He was asked about the change in working conditions due to Covid-19 such as pay cuts and shorter working weeks for some, whether he saw any clashes between unions and employers over this issue and whether he believes this situation will last long.

“Industrial relations have been very positive throughout the crisis and we did not hear of many clashes between unions and employers. I believe everyone recognised the need to work together and the solutions were not easy – at times a reduced working week for example, was unavoidable. There was quite a lot of collaboration between the social partners in this respect.”

As for how long the situation will last, he believes that it would vary between sectors, “but on the whole, this year will not be a good year for Malta as the government still has to fork out assistance to businesses. Wages are not the only cost for businesses. The wage supplement is welcome, as are the other benefits, but it does not mean businesses did not operate at a loss. Many of them made huge losses last year, and it will probably be the same this year, although perhaps not to the same extent as 2020. It will not be a profitable year for many businesses.”

 

Impact depends on a number of factors – Secretary General of the General Workers’ Union Josef Bugeja

The impact of the pandemic on workers over the next year or two will depend on a number of factors, Secretary General of the General Workers’ Union Josef Bugeja said, mainly depending on what Malta’s recovery from the pandemic will look like.

He said that if Malta experiences a strong recovery moving towards 2018 and 2019 levels that would be one thing, but if it would be a slow recovery, that would be another.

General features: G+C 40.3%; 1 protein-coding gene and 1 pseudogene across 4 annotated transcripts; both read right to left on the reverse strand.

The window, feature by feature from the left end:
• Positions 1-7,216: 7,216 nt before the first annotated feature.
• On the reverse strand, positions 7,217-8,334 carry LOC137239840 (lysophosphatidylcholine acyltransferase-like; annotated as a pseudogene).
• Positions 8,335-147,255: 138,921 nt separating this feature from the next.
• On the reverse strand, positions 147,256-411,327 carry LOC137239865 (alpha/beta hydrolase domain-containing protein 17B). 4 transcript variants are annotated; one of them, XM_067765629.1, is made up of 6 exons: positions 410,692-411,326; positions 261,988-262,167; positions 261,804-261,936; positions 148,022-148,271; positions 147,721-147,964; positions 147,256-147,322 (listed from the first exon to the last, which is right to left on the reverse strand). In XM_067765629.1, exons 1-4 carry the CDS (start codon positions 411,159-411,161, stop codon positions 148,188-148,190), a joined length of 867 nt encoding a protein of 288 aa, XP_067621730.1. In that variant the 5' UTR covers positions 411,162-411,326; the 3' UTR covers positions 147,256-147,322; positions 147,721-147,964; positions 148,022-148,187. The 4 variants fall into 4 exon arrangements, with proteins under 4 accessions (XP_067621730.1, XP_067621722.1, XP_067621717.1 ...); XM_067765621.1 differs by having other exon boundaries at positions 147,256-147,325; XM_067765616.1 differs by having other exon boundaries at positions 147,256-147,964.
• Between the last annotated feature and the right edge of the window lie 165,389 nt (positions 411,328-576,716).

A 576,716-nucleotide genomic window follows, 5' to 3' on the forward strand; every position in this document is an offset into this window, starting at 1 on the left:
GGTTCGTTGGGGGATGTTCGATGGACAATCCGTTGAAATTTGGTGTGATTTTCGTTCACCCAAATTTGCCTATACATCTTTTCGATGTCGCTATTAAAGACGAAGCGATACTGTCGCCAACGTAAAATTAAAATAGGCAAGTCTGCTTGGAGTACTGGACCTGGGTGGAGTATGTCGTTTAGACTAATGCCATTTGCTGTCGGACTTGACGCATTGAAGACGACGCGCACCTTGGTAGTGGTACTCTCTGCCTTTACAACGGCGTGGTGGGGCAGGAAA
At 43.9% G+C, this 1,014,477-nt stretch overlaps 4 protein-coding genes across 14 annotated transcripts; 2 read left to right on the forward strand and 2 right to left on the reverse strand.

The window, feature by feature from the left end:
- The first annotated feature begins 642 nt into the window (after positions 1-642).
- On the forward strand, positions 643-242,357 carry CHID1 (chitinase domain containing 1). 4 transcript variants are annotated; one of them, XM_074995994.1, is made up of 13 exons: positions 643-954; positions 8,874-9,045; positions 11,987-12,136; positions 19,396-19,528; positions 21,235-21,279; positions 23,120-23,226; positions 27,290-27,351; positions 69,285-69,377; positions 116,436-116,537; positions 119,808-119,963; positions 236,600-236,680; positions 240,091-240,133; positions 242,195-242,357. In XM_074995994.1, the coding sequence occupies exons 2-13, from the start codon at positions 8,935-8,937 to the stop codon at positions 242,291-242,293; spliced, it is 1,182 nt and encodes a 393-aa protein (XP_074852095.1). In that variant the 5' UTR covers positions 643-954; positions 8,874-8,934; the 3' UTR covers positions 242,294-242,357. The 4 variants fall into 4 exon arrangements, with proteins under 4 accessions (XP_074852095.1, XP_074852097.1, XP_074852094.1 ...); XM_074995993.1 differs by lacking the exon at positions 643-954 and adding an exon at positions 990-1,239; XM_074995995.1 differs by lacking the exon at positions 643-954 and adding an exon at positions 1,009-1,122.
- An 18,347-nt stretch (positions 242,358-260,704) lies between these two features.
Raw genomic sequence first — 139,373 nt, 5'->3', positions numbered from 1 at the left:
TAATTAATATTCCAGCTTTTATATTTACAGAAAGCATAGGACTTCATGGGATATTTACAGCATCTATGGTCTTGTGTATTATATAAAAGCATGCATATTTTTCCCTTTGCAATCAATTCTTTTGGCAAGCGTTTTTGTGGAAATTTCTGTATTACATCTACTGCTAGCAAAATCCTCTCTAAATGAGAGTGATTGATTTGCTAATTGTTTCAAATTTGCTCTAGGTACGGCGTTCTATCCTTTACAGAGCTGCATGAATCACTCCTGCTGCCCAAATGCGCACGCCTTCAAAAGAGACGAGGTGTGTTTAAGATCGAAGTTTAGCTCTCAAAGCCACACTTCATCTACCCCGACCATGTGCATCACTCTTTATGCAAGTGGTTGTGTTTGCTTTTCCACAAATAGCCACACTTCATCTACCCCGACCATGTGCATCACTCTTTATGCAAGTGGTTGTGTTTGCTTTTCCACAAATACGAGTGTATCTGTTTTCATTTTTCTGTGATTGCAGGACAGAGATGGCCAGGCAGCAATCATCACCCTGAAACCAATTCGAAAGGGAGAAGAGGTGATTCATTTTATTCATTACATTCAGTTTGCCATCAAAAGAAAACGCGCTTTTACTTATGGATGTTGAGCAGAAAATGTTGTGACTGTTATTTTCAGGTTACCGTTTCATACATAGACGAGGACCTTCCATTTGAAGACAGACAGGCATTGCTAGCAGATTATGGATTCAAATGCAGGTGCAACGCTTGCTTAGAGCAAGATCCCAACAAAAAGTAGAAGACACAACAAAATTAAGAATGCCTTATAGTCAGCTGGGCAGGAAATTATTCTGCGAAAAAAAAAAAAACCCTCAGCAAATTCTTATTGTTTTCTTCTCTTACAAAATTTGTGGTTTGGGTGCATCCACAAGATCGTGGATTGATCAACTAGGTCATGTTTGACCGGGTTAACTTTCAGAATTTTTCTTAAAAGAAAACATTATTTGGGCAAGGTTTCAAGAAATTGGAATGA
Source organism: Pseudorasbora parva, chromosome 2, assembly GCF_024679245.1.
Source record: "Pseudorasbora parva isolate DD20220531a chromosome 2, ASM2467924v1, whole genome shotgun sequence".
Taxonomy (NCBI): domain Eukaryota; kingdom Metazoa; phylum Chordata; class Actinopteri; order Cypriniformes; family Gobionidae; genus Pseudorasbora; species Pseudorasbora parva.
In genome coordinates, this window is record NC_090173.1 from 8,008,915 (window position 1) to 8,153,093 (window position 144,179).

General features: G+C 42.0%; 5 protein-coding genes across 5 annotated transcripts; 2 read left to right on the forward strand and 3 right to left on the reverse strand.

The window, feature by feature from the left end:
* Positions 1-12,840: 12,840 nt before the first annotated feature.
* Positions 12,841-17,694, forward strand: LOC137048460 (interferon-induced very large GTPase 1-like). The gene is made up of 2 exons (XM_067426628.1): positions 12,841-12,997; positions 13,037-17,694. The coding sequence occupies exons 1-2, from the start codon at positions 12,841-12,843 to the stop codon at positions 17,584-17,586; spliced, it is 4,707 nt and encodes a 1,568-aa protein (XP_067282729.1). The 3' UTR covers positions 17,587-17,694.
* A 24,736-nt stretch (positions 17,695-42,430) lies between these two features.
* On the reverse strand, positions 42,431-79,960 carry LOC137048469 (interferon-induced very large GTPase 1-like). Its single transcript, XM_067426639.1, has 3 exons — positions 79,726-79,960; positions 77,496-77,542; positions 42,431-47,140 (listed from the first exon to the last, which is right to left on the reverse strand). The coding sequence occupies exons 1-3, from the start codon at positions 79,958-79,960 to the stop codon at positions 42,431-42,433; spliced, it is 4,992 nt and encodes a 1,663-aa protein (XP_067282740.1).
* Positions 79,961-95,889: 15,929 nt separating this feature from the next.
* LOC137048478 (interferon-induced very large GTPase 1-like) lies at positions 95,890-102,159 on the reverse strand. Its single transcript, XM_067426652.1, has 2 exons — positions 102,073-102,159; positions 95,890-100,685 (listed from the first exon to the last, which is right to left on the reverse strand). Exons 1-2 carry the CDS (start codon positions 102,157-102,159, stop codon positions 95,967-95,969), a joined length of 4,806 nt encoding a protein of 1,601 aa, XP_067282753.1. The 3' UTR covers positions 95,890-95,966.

He said that during the 2008 financial crisis, Malta did not have the level of debt other countries had and was financially strong. But tourists that used to come to Malta did not have the money to spend. “So it depends on a lot of factors.”

He questioned whether, as a country, we would revert back to the old world of work or if we will move forward in a new way, referring to people working virtually and remotely where possible.

He mentioned that remote working and teleworking bring their own challenges. “I might not have to deal with problems such as lack of parking spaces for employees, but I would need to ensure that the rights and benefits workers had at the workplace are translated to the new methods of work. If a worker is working from home, I would need to see that the work the employee is producing is still at par, that the worker works 40 hours a week and that if the worker exceeds that amount, then the worker is paid overtime.”

He spoke of the gig economy, in particular, about certain car ride services and delivery services. Some “literally don’t have a wage, but rather work on commission.” He said that the GWU is fighting to ensure that these workers will be protected and for employment laws to apply to them.

Asked about working conditions, he said that the wage supplement helped a lot. He said that when the original agreement was made, the workers were to have their pay slightly reduced, the government would pay the wage supplement and the employer will fork out €400.

“Where we were the recognised union we agreed with the employers and over time things reverted back to what they were, but there were a number of employers where we were not the recognised union, where the employers did not fork out the €400, and so the employee ended up on €800 pay.”

“There were companies that had resorted to four-day weeks, because outside demand for production reduced and there were instances where raw materials were not arriving due to shipments stopping or production abroad coming to a halt.”

“Aside from the hospitality sector, I don’t think we have any places of work still on 4-day weeks. What is still impacted is overtime.” Part-time work might also be impacted, he said.

He also stressed the impact of the pandemic, in particular the uncertainty it has created, on people’s mental wellbeing.